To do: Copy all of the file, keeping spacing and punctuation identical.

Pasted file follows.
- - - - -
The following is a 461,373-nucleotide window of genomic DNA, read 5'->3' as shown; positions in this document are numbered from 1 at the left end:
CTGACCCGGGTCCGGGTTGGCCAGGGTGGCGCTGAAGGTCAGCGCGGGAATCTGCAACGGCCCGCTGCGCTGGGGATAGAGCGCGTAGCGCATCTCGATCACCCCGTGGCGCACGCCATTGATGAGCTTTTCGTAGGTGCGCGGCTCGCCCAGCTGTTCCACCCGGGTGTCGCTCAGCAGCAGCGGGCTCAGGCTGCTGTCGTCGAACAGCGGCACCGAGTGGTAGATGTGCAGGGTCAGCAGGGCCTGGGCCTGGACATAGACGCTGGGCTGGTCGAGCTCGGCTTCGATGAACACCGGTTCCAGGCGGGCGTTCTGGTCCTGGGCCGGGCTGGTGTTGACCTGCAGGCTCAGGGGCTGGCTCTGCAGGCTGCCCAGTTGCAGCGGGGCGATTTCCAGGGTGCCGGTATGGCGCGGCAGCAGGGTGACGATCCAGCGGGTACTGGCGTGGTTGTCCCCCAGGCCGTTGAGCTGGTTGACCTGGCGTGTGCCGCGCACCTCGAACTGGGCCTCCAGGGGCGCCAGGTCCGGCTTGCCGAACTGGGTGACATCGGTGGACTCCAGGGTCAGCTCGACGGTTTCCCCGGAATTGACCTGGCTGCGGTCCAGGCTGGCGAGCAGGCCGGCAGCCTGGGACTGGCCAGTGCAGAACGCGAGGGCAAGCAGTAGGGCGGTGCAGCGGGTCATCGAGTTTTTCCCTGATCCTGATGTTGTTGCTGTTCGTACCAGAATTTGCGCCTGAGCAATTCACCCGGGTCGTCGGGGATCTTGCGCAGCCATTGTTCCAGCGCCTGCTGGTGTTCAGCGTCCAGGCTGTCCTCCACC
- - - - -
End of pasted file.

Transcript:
The following is a 461,373-nucleotide window of genomic DNA, read 5'->3' as shown; positions in this document are numbered from 1 at the left end:
CTGACCCGGGTCCGGGTTGGCCAGGGTGGCGCTGAAGGTCAGCGCGGGAATCTGCAACGGCCCGCTGCGCTGGGGATAGAGCGCGTAGCGCATCTCGATCACCCCGTGGCGCACGCCATTGATGAGCTTTTCGTAGGTGCGCGGCTCGCCCAGCTGTTCCACCCGGGTGTCGCTCAGCAGCAGCGGGCTCAGGCTGCTGTCGTCGAACAGCGGCACCGAGTGGTAGATGTGCAGGGTCAGCAGGGCCTGGGCCTGGACATAGACGCTGGGCTGGTCGAGCTCGGCTTCGATGAACACCGGTTCCAGGCGGGCGTTCTGGTCCTGGGCCGGGCTGGTGTTGACCTGCAGGCTCAGGGGCTGGCTCTGCAGGCTGCCCAGTTGCAGCGGGGCGATTTCCAGGGTGCCGGTATGGCGCGGCAGCAGGGTGACGATCCAGCGGGTACTGGCGTGGTTGTCCCCCAGGCCGTTGAGCTGGTTGACCTGGCGTGTGCCGCGCACCTCGAACTGGGCCTCCAGGGGCGCCAGGTCCGGCTTGCCGAACTGGGTGACATCGGTGGACTCCAGGGTCAGCTCGACGGTTTCCCCGGAATTGACCTGGCTGCGGTCCAGGCTGGCGAGCAGGCCGGCAGCCTGGGACTGGCCAGTGCAGAACGCGAGGGCAAGCAGTAGGGCGGTGCAGCGGGTCATCGAGTTTTTCCCTGATCCTGATGTTGTTGCTGTTCGTACCAGAATTTGCGCCTGAGCAATTCACCCGGGTCGTCGGGGATCTTGCGCAGCCATTGTTCCAGCGCCTGCTGGTGTTCAGCGTCCAGGCTGTCCTCCACC